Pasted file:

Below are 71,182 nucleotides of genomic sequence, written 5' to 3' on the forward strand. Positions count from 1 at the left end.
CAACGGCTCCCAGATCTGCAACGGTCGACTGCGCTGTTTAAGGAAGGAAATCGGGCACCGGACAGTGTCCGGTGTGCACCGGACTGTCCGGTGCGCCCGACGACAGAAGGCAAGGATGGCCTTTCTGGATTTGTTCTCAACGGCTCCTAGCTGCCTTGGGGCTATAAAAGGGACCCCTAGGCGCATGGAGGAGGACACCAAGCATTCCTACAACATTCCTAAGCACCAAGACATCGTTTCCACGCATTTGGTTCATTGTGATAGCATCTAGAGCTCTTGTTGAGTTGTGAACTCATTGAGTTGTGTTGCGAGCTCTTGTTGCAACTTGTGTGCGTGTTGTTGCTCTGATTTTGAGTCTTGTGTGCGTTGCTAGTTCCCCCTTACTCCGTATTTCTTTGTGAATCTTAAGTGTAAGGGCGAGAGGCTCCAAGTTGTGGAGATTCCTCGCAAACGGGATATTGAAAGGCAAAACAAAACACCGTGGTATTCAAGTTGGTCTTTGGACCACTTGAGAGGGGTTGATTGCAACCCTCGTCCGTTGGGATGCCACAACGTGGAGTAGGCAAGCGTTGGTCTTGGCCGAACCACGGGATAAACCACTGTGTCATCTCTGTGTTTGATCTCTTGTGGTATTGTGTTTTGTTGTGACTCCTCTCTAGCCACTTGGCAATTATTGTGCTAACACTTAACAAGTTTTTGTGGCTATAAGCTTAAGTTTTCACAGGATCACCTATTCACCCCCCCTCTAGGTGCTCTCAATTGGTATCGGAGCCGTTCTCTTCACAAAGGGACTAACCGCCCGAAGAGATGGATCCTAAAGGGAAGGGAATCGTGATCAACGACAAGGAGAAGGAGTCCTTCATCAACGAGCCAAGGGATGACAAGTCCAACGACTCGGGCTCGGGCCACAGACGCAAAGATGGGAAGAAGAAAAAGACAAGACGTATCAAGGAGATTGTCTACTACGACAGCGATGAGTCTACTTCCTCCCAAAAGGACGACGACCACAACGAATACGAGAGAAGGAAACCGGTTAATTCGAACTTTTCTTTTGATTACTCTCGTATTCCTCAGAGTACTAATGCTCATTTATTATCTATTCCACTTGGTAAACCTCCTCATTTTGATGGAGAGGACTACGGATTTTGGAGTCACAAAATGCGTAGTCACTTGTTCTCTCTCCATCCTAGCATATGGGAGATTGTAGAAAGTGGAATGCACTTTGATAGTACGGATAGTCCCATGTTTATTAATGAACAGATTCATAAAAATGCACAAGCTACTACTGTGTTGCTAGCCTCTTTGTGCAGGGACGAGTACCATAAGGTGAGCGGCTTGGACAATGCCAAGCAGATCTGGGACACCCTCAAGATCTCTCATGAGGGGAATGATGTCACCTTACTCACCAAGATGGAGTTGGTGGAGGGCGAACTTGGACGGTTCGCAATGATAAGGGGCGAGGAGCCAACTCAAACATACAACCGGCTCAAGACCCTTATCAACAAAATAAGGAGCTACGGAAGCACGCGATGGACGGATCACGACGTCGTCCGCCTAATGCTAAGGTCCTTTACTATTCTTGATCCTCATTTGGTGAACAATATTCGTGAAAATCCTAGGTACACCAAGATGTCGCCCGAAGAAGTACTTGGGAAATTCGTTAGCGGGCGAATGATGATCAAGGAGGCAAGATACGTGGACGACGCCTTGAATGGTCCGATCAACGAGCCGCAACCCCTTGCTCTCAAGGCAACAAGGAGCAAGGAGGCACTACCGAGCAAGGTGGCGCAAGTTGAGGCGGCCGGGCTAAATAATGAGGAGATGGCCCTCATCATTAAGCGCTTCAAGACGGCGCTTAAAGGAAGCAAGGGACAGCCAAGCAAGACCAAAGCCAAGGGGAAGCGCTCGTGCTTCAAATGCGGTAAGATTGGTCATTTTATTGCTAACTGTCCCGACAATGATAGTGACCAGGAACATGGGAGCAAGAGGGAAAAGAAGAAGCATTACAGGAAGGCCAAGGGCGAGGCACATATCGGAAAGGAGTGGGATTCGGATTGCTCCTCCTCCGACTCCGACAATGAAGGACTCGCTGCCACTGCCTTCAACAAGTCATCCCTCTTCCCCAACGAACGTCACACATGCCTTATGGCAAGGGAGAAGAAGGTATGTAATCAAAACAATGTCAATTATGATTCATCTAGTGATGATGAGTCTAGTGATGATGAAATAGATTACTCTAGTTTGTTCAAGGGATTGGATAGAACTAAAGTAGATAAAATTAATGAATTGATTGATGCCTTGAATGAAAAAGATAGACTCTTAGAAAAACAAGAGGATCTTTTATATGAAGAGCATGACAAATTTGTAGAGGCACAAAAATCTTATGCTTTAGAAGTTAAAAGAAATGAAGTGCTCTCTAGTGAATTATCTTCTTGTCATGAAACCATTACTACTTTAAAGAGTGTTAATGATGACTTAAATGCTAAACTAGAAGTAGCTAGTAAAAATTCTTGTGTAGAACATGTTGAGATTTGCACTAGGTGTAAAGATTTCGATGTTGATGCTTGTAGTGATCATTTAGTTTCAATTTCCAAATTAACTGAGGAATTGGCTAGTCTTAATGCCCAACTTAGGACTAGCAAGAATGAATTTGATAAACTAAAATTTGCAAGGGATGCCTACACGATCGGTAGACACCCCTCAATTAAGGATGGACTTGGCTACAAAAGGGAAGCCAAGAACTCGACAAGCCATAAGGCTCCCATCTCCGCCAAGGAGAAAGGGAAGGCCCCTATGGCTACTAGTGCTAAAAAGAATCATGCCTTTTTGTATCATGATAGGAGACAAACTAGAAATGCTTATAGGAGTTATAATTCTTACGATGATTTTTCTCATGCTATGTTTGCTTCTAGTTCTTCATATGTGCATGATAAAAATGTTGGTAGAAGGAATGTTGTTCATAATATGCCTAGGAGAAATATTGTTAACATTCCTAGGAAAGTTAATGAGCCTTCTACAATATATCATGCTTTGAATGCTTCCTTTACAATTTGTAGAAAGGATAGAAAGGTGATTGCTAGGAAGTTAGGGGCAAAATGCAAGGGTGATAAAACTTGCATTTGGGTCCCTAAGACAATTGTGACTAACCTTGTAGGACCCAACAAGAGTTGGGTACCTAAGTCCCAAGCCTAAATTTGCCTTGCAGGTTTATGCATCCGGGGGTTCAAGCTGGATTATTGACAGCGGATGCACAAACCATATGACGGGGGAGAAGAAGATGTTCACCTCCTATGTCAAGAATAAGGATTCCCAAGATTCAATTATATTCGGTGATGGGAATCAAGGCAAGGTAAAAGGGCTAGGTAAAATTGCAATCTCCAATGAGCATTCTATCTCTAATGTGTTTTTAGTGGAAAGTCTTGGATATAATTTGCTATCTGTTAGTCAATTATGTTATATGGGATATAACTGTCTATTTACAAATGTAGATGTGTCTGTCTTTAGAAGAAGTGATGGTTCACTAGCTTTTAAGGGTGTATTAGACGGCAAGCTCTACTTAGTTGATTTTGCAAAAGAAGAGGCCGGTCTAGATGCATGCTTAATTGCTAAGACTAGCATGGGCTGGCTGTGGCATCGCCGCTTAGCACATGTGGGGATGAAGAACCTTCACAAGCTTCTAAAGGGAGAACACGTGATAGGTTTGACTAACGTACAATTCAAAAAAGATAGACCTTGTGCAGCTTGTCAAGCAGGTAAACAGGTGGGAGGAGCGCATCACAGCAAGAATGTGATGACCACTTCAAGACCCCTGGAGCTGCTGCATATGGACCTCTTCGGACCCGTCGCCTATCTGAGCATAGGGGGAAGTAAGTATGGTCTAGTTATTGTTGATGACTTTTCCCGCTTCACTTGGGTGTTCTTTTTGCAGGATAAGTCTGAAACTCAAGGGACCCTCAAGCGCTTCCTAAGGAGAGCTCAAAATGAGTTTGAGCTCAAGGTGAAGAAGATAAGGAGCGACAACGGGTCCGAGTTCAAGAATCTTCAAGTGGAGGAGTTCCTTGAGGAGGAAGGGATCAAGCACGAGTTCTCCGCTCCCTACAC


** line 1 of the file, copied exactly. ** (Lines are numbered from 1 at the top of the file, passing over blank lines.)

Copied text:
Below are 71,182 nucleotides of genomic sequence, written 5' to 3' on the forward strand. Positions count from 1 at the left end.